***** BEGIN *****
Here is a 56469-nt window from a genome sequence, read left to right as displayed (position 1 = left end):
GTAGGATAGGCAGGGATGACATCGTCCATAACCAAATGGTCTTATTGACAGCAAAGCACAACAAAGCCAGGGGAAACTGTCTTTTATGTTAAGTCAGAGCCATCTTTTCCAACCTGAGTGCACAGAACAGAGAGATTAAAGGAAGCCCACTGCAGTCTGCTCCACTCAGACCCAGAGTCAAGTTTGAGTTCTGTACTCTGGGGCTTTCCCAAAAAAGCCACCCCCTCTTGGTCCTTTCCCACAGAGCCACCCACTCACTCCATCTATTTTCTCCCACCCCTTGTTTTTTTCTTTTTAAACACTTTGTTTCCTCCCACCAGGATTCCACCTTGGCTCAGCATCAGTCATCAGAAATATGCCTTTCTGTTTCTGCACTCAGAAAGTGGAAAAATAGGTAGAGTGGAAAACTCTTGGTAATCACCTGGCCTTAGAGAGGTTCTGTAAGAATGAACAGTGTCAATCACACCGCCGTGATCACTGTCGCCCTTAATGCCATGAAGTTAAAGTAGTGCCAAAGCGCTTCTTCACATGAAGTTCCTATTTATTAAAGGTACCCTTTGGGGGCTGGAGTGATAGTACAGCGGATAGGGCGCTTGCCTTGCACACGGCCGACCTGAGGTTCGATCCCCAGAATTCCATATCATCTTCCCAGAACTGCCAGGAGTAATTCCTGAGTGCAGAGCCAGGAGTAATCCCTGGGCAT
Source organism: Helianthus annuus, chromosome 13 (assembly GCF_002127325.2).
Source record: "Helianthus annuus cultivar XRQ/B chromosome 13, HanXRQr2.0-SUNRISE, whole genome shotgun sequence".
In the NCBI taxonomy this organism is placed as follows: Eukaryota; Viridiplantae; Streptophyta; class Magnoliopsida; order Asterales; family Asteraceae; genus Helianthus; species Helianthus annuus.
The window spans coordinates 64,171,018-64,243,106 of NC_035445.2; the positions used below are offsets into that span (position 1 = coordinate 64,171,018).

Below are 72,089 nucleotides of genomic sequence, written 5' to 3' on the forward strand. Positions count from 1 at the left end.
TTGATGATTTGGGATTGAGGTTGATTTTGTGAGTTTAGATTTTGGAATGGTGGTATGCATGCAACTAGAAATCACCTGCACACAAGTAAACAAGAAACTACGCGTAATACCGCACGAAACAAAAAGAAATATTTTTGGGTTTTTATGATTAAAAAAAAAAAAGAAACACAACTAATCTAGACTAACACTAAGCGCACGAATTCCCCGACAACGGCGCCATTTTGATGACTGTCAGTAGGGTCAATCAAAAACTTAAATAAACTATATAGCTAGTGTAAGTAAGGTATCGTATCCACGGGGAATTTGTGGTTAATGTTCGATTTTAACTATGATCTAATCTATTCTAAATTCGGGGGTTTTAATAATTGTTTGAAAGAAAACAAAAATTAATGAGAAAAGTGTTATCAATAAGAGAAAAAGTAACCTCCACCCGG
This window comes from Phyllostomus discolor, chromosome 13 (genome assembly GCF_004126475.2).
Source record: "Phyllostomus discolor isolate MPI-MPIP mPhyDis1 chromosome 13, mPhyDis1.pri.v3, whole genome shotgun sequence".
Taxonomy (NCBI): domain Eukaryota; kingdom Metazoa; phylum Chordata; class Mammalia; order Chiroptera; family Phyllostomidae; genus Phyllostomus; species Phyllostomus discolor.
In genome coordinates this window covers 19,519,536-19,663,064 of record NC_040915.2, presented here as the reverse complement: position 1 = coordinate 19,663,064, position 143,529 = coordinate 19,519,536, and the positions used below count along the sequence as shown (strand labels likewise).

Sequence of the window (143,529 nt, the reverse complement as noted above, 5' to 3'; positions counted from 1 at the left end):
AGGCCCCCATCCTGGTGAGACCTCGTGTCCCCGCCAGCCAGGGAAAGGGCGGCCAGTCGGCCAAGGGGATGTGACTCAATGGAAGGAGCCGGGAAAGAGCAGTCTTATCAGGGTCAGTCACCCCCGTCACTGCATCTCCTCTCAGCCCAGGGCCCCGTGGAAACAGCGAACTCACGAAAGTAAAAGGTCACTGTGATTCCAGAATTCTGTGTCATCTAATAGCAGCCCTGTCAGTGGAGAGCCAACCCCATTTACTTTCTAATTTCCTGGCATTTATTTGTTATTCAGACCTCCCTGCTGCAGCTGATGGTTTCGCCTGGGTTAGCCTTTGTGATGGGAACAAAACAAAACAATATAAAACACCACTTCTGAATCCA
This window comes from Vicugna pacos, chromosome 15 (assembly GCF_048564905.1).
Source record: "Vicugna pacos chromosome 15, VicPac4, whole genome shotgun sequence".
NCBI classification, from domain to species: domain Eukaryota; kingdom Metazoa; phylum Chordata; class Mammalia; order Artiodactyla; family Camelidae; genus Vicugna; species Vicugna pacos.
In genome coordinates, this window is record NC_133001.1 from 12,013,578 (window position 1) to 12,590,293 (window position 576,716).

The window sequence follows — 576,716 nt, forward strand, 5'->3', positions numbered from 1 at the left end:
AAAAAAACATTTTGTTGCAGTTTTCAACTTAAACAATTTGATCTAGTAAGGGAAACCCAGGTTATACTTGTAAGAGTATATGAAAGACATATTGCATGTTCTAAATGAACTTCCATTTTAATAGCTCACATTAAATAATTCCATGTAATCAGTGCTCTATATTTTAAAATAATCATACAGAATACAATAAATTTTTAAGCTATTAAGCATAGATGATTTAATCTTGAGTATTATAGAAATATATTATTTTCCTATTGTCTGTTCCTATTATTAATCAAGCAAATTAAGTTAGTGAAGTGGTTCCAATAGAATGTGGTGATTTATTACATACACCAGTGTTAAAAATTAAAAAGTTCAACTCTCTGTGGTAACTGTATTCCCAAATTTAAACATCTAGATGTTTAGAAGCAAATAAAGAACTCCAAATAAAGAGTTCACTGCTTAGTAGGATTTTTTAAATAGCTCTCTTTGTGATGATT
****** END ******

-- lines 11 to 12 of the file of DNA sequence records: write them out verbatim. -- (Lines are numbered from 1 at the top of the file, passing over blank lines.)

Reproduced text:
Taxonomy (NCBI): domain Eukaryota; kingdom Metazoa; phylum Chordata; class Mammalia; order Chiroptera; family Phyllostomidae; genus Phyllostomus; species Phyllostomus discolor.
In genome coordinates this window covers 19,519,536-19,663,064 of record NC_040915.2, presented here as the reverse complement: position 1 = coordinate 19,663,064, position 143,529 = coordinate 19,519,536, and the positions used below count along the sequence as shown (strand labels likewise).